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Kenny Walter is an editor with HCPLive. Prior to joining MJH Life Sciences in 2019, he worked as a digital reporter covering nanotechnology, life sciences, material science and more with R&D Magazine. He graduated with a degree in journalism from Temple University in 2008 and began his career as a local reporter for a chain of weekly newspapers based on the Jersey shore. When not working, he enjoys going to the beach and enjoying the shore in the summer and watching North Carolina Tar Heel basketball in the winter.
George Bakris, MD, discusses how nephrologists can work with other specialists and what the highlight of Kidney Week was.
One of the major themes during the American Society of Nephrology (ASN) Kidney Week in Washington, D.C. was different medical specialists coming together in research for new treatments.
George Bakris, professor of Medicine, University of Chicago Medical Center, explained in an interview with MD Magazine® how that relationship can better come together.
MD Magazine: How do nephrologists forge a synergy with other specialists?
Bakris: This has a lot to do with culture. If the drug is marketed as a glucose lowering drug then you're going to give it to people with diabetes.
Now we know it's far more than a glucose lowering drug and we also know from a side-effect profile if in advanced kidney disease a lot of the stuff that was thought to be associated with this drug class is not true.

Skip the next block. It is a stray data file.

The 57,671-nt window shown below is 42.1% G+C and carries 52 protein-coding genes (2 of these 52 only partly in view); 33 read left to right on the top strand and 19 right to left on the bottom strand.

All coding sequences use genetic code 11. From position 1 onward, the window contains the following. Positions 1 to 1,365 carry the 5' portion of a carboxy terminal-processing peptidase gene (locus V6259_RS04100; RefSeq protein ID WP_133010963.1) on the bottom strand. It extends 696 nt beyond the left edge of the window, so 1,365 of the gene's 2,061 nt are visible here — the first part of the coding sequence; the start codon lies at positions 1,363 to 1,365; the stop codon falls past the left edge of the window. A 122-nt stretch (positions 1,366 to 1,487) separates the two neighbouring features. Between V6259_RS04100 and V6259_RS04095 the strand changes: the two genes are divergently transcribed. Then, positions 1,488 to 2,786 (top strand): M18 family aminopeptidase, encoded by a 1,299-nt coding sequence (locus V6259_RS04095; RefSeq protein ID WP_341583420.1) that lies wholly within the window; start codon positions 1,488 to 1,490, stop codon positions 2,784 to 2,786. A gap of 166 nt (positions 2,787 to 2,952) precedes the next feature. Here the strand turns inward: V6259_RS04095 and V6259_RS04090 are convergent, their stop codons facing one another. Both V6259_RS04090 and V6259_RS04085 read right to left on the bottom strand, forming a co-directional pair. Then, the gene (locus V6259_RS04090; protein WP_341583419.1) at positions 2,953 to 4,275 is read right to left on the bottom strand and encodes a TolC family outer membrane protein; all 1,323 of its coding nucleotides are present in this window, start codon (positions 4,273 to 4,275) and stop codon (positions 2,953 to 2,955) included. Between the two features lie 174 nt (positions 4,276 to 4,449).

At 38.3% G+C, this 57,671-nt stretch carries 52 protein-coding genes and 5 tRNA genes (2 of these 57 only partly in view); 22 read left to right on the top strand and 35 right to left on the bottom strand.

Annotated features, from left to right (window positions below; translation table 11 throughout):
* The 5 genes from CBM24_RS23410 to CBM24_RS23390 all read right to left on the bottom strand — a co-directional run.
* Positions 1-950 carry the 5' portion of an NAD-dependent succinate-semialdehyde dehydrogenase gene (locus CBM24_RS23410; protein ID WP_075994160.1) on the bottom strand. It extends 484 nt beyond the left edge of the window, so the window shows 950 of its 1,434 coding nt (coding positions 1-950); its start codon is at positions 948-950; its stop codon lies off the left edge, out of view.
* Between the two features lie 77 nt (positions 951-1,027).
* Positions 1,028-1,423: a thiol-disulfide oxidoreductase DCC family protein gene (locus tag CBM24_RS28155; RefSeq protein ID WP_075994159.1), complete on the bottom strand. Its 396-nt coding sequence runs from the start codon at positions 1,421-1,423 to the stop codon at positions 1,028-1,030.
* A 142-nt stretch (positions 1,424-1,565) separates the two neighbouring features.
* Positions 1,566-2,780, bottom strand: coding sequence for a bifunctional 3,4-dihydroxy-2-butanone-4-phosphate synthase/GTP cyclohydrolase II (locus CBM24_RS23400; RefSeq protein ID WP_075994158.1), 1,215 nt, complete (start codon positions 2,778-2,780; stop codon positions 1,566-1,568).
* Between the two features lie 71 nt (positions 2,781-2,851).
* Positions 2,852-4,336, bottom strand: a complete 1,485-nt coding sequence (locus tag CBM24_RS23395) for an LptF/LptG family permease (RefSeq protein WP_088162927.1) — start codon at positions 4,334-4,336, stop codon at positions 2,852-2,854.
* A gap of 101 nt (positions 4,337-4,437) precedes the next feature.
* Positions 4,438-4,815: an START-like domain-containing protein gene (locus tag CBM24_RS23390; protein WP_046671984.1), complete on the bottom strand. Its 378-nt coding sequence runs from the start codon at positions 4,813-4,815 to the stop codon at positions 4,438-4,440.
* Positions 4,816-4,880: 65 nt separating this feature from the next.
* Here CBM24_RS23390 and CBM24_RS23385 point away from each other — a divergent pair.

Acute kidney injury was seen but nowhere near as much as was thought. Hyperkalemia is not seen at all. There was concern about fractures not seen anywhere and the people that get 1 of the greatest benefits were the people that came into the trial with amputations and those people did not have a higher risk of amputations.
So, I think a lot of the original scary tactics never was borne out to be true in the highest risk group that you would expect to see.
So, the endocrinologist can feel free to give this for glycemic control. There's nothing wrong with that and in fact the new label for canagliflozin is to really get it down to a GFR of 30, you can give it.
In fact, you can continue to give it if it gets below 30.
The cardiologist has the heart failure benefit the data are very clear. So, there's no reason for the cardiologist not to give it.
However, there is a concern about diabetic ketoacidosis amongst people taking insulin who stopped their insulin either because they got sick or for whatever reason and as long as they don't stop their insulin that's not going to be an issue.
For the primary care physician, the reality is these drugs protect kidneys and save lives. So, there's no reason not to give these drugs because the benefit far, far, far outweighs the risk based on the analysis in this highest risk group.
MD Magazine: What has been the biggest buzz during Kidney Week?
Bakris: So, I think the highlights of the meeting is we're getting a lot more information about a new class of drugs called HIF inhibitors for anemia and there's data being presented on that.
We're getting a lot of information about uric acid and outcome trials looking at allopurinol and progression of disease.
The CREDENCE, I think is the gorilla in the room. You can argue that that's a bias of mine, but I think it really is a gorilla in the room.
Then there's a lot of insights into novel mechanisms related to kidney disease related issues and that grows every year. I'm not sure that's a buzz but all of this information grows and I think that cumulatively if you apply this information when you can't apply it you'll have better protection of kidney function.